It's not so. Edmunds does not assist in private-party transactions between buyers and sellers by holding titles, cash or vehicles. We don't ship cars either. If you encounter any such claims, please do not proceed. Instead, contact us immediately. You also can report this fraud to the FBI's Internet Crime Complaint Center and a Federal Trade Commission site that takes fraud complaints.
Here's how the scam works: It usually begins with a car shopper spotting a too-good-to-be-true ad on a site where private parties buy and sell cars, including such places as Craigslist. When a buyer agrees to purchase a vehicle, the fraudulent seller gives the buyer a link and instructs that money be wired to the account of the escrow agent (Edmunds, in the current scam). The promise is that the escrow company will hold the cash until the vehicle is delivered. Once the cash is paid, the scammer ceases contact with the buyer. And the car is never delivered, of course. The FBI has more information about this kind of online car-shopping fraud.
Since 2010, Edmunds has received more than 400 reports of escrow scams using our name. Of those, at least 35 victims have lost money by following through with the transaction. We don't want you to be one of them.
Here are some other tips for avoiding online car-buying escrow fraud. More advice is available from the California Department of Business Oversight.
1. The seller will usually provide a website to visit and/or the seller's email address. Please keep in mind that the only official Edmunds site is edmunds.com. Check that edmunds.com is the domain, which means that edmunds.com appears at the very end of the URL or just before any forward slash.
Here is an example of an edmunds.com URL:
Here is an example of a URL that is NOT from our company:
This also applies to any email address to which you are asked to respond. If you come across a website or an email address that you believe to be Edmunds but you are unsure, please contact us at email@example.com.
2. If a car deal seems too good to be true, it probably is. Is someone offering a brand-new Mercedes-Benz SL 63 AMG for $80,000? How could that be? It retails for twice that much.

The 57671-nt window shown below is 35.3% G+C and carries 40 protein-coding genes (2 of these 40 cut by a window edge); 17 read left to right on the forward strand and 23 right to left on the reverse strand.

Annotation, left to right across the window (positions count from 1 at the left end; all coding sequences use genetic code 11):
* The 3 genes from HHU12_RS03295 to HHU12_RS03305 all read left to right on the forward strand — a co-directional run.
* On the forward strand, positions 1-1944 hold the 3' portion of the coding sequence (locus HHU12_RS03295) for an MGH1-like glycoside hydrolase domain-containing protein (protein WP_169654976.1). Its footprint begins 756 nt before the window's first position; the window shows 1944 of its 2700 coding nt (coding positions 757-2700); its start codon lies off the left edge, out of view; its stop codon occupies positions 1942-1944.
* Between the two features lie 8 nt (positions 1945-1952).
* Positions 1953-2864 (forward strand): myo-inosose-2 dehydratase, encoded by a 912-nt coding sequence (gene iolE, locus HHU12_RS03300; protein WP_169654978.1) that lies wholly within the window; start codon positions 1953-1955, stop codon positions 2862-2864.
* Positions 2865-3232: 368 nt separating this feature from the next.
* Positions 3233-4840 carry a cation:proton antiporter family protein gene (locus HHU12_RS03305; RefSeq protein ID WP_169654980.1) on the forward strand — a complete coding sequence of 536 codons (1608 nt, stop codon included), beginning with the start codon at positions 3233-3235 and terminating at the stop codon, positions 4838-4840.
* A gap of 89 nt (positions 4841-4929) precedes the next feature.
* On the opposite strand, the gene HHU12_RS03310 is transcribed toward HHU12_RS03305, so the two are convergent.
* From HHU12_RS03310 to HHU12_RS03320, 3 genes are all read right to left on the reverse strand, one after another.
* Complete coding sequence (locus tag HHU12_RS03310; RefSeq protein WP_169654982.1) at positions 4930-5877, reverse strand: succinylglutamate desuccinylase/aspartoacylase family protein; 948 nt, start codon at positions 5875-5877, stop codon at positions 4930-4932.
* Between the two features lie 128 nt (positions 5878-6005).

3. Try to establish telephone contact with the seller to find out where the car is. Ask to inspect it even if you don't plan to do so. Ask if the title is clear and in the seller's possession. Such questions may put off scammers.
4. Verify that the escrow company you plan to use is properly licensed. Call its phone number and ask to speak to a representative. Visit its website directly, not through a link sent to you by the seller. In California, for example, there is only one licensed online escrow company whose services are available to the general public: Escrow.com.
5. Don't give out your financial or personal information, such as a credit card number or bank account information, until you verify that the online escrow company you're using is legitimate.
6. Beware if a seller insists on using a particular online escrow company. It could be an attempt to steer you toward a fraudulent escrow services site.
7. Steer clear of sites that require users to set up accounts with online payment services. Legitimate escrow companies don't use person-to-person money transfers such as Western Union or MoneyGram or direct you to send your payment to an individual rather than a corporate entity.
8. Fake escrow company sites often display logos from the Better Business Bureau, VeriSign Secure or TRUSTe. Check to make sure the escrow company really is endorsed by these organizations.